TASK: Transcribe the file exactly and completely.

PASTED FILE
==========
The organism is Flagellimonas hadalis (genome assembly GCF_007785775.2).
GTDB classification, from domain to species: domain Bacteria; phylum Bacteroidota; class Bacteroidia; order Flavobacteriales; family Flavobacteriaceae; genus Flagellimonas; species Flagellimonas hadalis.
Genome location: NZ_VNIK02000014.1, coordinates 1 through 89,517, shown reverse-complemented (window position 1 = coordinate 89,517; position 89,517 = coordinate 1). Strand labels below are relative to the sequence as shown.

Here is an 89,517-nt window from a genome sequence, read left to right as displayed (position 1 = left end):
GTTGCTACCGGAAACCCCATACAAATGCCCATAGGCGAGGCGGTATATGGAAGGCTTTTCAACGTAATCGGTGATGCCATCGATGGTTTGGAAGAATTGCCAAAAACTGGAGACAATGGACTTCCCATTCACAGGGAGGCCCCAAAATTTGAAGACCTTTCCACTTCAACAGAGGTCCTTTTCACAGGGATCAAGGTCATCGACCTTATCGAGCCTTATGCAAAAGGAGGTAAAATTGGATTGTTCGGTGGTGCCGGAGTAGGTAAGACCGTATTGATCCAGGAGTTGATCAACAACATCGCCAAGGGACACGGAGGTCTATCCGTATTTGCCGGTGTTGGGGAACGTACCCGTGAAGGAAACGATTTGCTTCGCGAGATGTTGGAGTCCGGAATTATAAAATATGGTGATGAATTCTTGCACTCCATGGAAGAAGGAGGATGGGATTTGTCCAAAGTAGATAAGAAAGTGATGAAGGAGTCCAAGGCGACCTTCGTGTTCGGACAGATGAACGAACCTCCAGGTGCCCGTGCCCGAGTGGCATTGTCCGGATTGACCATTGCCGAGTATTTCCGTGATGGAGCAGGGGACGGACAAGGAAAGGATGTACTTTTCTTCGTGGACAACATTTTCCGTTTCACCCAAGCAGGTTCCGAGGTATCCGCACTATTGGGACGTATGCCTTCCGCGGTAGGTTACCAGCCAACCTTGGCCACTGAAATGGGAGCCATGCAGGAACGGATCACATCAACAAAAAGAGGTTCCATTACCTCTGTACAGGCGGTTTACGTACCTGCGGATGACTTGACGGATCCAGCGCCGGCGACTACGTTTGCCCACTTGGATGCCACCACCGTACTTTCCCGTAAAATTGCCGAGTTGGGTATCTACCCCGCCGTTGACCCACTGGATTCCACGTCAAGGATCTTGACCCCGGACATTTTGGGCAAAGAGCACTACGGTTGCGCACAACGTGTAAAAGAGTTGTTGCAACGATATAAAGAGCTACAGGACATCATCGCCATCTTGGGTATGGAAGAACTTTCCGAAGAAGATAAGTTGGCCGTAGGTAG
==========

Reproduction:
The organism is Flagellimonas hadalis (genome assembly GCF_007785775.2).
GTDB classification, from domain to species: domain Bacteria; phylum Bacteroidota; class Bacteroidia; order Flavobacteriales; family Flavobacteriaceae; genus Flagellimonas; species Flagellimonas hadalis.
Genome location: NZ_VNIK02000014.1, coordinates 1 through 89,517, shown reverse-complemented (window position 1 = coordinate 89,517; position 89,517 = coordinate 1). Strand labels below are relative to the sequence as shown.

Here is an 89,517-nt window from a genome sequence, read left to right as displayed (position 1 = left end):
GTTGCTACCGGAAACCCCATACAAATGCCCATAGGCGAGGCGGTATATGGAAGGCTTTTCAACGTAATCGGTGATGCCATCGATGGTTTGGAAGAATTGCCAAAAACTGGAGACAATGGACTTCCCATTCACAGGGAGGCCCCAAAATTTGAAGACCTTTCCACTTCAACAGAGGTCCTTTTCACAGGGATCAAGGTCATCGACCTTATCGAGCCTTATGCAAAAGGAGGTAAAATTGGATTGTTCGGTGGTGCCGGAGTAGGTAAGACCGTATTGATCCAGGAGTTGATCAACAACATCGCCAAGGGACACGGAGGTCTATCCGTATTTGCCGGTGTTGGGGAACGTACCCGTGAAGGAAACGATTTGCTTCGCGAGATGTTGGAGTCCGGAATTATAAAATATGGTGATGAATTCTTGCACTCCATGGAAGAAGGAGGATGGGATTTGTCCAAAGTAGATAAGAAAGTGATGAAGGAGTCCAAGGCGACCTTCGTGTTCGGACAGATGAACGAACCTCCAGGTGCCCGTGCCCGAGTGGCATTGTCCGGATTGACCATTGCCGAGTATTTCCGTGATGGAGCAGGGGACGGACAAGGAAAGGATGTACTTTTCTTCGTGGACAACATTTTCCGTTTCACCCAAGCAGGTTCCGAGGTATCCGCACTATTGGGACGTATGCCTTCCGCGGTAGGTTACCAGCCAACCTTGGCCACTGAAATGGGAGCCATGCAGGAACGGATCACATCAACAAAAAGAGGTTCCATTACCTCTGTACAGGCGGTTTACGTACCTGCGGATGACTTGACGGATCCAGCGCCGGCGACTACGTTTGCCCACTTGGATGCCACCACCGTACTTTCCCGTAAAATTGCCGAGTTGGGTATCTACCCCGCCGTTGACCCACTGGATTCCACGTCAAGGATCTTGACCCCGGACATTTTGGGCAAAGAGCACTACGGTTGCGCACAACGTGTAAAAGAGTTGTTGCAACGATATAAAGAGCTACAGGACATCATCGCCATCTTGGGTATGGAAGAACTTTCCGAAGAAGATAAGTTGGCCGTAGGTAG